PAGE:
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Last Updated: Monday, 7 February 2005, 16:17 GMT
System to point way to Australia
Australian immigration stamp
Australia attracts 100,000 migrants each year
The home secretary has announced a points system for immigrants like the one used in Australia - but how does it work and how well would it apply to the UK?

Each year around 100,000 people migrate to Australia - around 0.5% of its population.

In response, the government there set up a points system as one way for people to apply to migrate to Australia, in order to attract those with the skills it felt it most wanted.

So how does it work?

The pass mark, depending on whether you are sponsored by a relative who is already an Australian citizen or permanent resident, is either 110 points or 120.

Accountant 60
Dentist 60
Librarian 50
Chef 60
Bricklayer 60
Cheesemaker 60
Youth worker 40
Mine Deputy 40

There is an emphasis on tradespeople - or jobs where specific training it needed.

Applicants must also meet basic requirements such as work experience, age and English language ability.

This means you must be under 45, and have recent work experience in a skilled occupation of between 12 and 24 months (depending on the skill in question).

Applicants must also take an English test.

There is a long list of skilled jobs with designated points according to their "attractiveness" in which you must have had experience. For example an estate agent gets 40 points and a electrician 60.

You are awarded points for other factors, such as whether you have an Australian qualification and if you have a capital investment in the country.

So who gets in and who does not? Here are two examples:

Construction worker
John is 44 and has worked in the construction industry since he left school at 16. He started work as a bricklayer and then was a carpenter. For the last 10 years he has been a building inspector.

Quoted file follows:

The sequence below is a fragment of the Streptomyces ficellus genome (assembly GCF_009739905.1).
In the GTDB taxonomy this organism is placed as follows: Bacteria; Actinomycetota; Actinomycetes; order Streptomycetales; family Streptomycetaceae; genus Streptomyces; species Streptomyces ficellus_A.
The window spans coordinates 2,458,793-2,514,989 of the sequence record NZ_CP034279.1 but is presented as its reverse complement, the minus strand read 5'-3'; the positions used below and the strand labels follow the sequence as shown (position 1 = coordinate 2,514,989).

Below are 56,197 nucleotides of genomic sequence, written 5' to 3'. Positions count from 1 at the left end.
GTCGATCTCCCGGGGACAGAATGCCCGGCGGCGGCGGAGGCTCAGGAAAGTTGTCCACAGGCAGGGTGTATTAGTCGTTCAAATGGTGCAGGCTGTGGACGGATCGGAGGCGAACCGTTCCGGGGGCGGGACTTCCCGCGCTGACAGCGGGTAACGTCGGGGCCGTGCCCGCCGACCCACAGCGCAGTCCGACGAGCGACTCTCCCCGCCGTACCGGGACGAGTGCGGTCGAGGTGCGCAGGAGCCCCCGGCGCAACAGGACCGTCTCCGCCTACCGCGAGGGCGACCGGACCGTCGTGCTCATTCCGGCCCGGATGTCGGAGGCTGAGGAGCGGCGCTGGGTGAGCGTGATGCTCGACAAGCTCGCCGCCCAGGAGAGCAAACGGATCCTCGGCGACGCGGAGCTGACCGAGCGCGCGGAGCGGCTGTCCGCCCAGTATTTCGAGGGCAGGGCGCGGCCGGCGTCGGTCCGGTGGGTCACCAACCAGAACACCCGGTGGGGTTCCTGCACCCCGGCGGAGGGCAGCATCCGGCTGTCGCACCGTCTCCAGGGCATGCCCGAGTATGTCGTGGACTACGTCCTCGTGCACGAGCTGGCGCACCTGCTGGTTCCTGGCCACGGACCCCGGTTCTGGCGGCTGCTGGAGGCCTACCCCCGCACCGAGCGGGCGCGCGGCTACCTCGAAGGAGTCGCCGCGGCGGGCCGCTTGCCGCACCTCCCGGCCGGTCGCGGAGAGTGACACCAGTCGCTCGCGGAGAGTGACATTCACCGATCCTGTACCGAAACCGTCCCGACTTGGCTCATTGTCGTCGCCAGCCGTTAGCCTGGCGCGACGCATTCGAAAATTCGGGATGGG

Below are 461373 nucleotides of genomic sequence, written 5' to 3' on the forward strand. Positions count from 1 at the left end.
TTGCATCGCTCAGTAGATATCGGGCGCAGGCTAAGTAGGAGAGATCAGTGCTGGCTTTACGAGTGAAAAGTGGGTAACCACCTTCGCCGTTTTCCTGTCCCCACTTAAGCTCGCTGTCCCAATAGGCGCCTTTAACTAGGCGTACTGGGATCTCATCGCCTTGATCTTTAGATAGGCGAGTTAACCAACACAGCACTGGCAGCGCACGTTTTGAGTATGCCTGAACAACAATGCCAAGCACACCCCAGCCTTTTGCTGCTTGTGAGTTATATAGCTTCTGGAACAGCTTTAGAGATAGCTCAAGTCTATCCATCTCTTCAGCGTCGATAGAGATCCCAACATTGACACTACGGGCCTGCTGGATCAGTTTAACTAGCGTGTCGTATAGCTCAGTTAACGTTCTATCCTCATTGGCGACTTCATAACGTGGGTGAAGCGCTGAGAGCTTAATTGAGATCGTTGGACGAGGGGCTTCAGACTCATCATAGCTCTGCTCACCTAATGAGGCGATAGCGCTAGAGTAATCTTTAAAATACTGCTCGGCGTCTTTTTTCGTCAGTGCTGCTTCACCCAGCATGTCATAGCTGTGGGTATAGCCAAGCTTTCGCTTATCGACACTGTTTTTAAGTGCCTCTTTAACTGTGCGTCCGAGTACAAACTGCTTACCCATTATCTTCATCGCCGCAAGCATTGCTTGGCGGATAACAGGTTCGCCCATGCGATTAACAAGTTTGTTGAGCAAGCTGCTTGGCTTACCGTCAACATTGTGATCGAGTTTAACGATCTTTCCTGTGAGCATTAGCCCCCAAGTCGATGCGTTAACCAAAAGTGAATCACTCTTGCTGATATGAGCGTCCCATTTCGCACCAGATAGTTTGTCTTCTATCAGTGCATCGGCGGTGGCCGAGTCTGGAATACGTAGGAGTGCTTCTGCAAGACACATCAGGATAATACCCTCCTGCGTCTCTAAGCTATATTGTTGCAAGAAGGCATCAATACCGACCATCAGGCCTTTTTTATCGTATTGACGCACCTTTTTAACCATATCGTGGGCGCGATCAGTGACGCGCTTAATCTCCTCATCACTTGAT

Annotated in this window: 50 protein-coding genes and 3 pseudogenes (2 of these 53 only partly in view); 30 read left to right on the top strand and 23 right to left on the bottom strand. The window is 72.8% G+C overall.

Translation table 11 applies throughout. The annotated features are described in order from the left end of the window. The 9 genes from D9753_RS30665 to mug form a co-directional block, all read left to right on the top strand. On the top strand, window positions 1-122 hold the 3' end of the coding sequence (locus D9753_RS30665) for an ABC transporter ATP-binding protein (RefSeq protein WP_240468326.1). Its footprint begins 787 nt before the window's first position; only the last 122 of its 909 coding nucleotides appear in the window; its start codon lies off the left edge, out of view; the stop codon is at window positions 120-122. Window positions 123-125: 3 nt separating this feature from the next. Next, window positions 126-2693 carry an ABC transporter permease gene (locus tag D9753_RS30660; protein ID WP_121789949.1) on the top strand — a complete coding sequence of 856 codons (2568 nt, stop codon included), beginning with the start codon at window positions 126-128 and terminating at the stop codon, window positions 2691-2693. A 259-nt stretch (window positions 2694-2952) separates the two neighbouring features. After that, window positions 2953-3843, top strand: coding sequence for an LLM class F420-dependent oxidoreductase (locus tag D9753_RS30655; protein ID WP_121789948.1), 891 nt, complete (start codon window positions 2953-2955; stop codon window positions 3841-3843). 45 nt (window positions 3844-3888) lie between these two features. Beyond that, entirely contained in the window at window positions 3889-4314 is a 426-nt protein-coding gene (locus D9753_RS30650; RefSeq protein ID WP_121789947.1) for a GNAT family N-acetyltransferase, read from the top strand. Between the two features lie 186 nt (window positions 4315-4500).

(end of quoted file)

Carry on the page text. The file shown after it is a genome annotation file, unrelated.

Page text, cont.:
He has a wife, Irene, 43, a housewife, and two children who are both students and intend to stay in the UK.

They have no relations in Australia, but fancy a life-change. They have savings of 10,000 plus 20,000 if they sell their house.

  • Points for skill - 40
  • Points for age - 15
  • Points for English - 20
  • Points for work experience - 5
  • Points for spouse skills - 0

    TOTAL - 80


Amy, 25, a hairdresser, has just broken up with her long-term boyfriend and wants a change.

She has no savings, but is qualified and has seven years of experience. She does not have a job to go to.

Her aunt and uncle moved to Australia in the 1960s as '10 Poms' and are now citizens.

  • Points for skill - 60 + 10 (for working in occupation at least 3-4 years before application)
  • MODL (migration occupation in demand list) points for hairdressers - 15
  • Points for age - 30
  • Points for English - 20
  • Sponsorship from relative - 15

    TOTAL - 150


But According to Danny Sriskandarajah, senior research fellow at the Institute for Public Policy Research, a points system is not necessarily the best thing for Britain.

Currently an employer can apply to the Home Office to take on an overseas employee if they can prove no-one already living here can or will do the job, so that in effect they are directly filling a skills shortage.

Also, a points system targets high and medium level employment sectors and not the "dirty and dangerous" low end jobs that need filling in this country, he said.

The two ways this can be tackled are either by improving wages and conditions - thus pushing up inflation - or by bringing in the labour to fill the gap.

Also, the UK sees nowhere like the levels of immigration per head of population that Australia does, he continued.

"There's no one answer," he said. "I would suggest that we need a flexible employment system and possibly a permanent migration system."

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